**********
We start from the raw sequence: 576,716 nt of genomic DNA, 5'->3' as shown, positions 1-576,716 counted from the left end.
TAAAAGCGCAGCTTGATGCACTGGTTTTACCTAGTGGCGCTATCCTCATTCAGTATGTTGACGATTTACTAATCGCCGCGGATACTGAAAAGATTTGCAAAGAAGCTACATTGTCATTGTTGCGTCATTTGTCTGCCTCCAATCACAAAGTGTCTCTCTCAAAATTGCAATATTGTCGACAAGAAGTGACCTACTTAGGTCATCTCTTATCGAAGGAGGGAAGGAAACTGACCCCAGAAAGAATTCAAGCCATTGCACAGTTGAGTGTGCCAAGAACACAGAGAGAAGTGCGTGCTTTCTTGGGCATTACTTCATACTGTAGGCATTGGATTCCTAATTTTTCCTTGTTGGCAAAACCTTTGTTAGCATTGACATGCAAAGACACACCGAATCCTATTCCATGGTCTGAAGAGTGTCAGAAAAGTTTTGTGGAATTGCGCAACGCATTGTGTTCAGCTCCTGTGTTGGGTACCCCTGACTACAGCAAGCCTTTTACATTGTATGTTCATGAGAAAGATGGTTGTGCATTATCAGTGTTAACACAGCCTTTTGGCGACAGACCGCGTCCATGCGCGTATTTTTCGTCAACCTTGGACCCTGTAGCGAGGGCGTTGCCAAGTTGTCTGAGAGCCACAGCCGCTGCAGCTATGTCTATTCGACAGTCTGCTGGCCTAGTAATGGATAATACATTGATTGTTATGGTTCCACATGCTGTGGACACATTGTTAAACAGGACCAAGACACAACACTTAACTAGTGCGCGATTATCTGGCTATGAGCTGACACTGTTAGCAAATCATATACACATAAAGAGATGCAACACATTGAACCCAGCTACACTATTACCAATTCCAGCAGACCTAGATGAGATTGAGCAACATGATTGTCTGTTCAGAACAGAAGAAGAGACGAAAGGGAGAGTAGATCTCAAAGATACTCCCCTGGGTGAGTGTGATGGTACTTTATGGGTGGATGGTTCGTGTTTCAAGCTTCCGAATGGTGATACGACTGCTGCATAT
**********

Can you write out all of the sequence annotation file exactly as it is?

We start from the raw sequence: 576,716 nt of genomic DNA, 5'->3' as shown, positions 1-576,716 counted from the left end.
TAAAAGCGCAGCTTGATGCACTGGTTTTACCTAGTGGCGCTATCCTCATTCAGTATGTTGACGATTTACTAATCGCCGCGGATACTGAAAAGATTTGCAAAGAAGCTACATTGTCATTGTTGCGTCATTTGTCTGCCTCCAATCACAAAGTGTCTCTCTCAAAATTGCAATATTGTCGACAAGAAGTGACCTACTTAGGTCATCTCTTATCGAAGGAGGGAAGGAAACTGACCCCAGAAAGAATTCAAGCCATTGCACAGTTGAGTGTGCCAAGAACACAGAGAGAAGTGCGTGCTTTCTTGGGCATTACTTCATACTGTAGGCATTGGATTCCTAATTTTTCCTTGTTGGCAAAACCTTTGTTAGCATTGACATGCAAAGACACACCGAATCCTATTCCATGGTCTGAAGAGTGTCAGAAAAGTTTTGTGGAATTGCGCAACGCATTGTGTTCAGCTCCTGTGTTGGGTACCCCTGACTACAGCAAGCCTTTTACATTGTATGTTCATGAGAAAGATGGTTGTGCATTATCAGTGTTAACACAGCCTTTTGGCGACAGACCGCGTCCATGCGCGTATTTTTCGTCAACCTTGGACCCTGTAGCGAGGGCGTTGCCAAGTTGTCTGAGAGCCACAGCCGCTGCAGCTATGTCTATTCGACAGTCTGCTGGCCTAGTAATGGATAATACATTGATTGTTATGGTTCCACATGCTGTGGACACATTGTTAAACAGGACCAAGACACAACACTTAACTAGTGCGCGATTATCTGGCTATGAGCTGACACTGTTAGCAAATCATATACACATAAAGAGATGCAACACATTGAACCCAGCTACACTATTACCAATTCCAGCAGACCTAGATGAGATTGAGCAACATGATTGTCTGTTCAGAACAGAAGAAGAGACGAAAGGGAGAGTAGATCTCAAAGATACTCCCCTGGGTGAGTGTGATGGTACTTTATGGGTGGATGGTTCGTGTTTCAAGCTTCCGAATGGTGATACGACTGCTGCATAT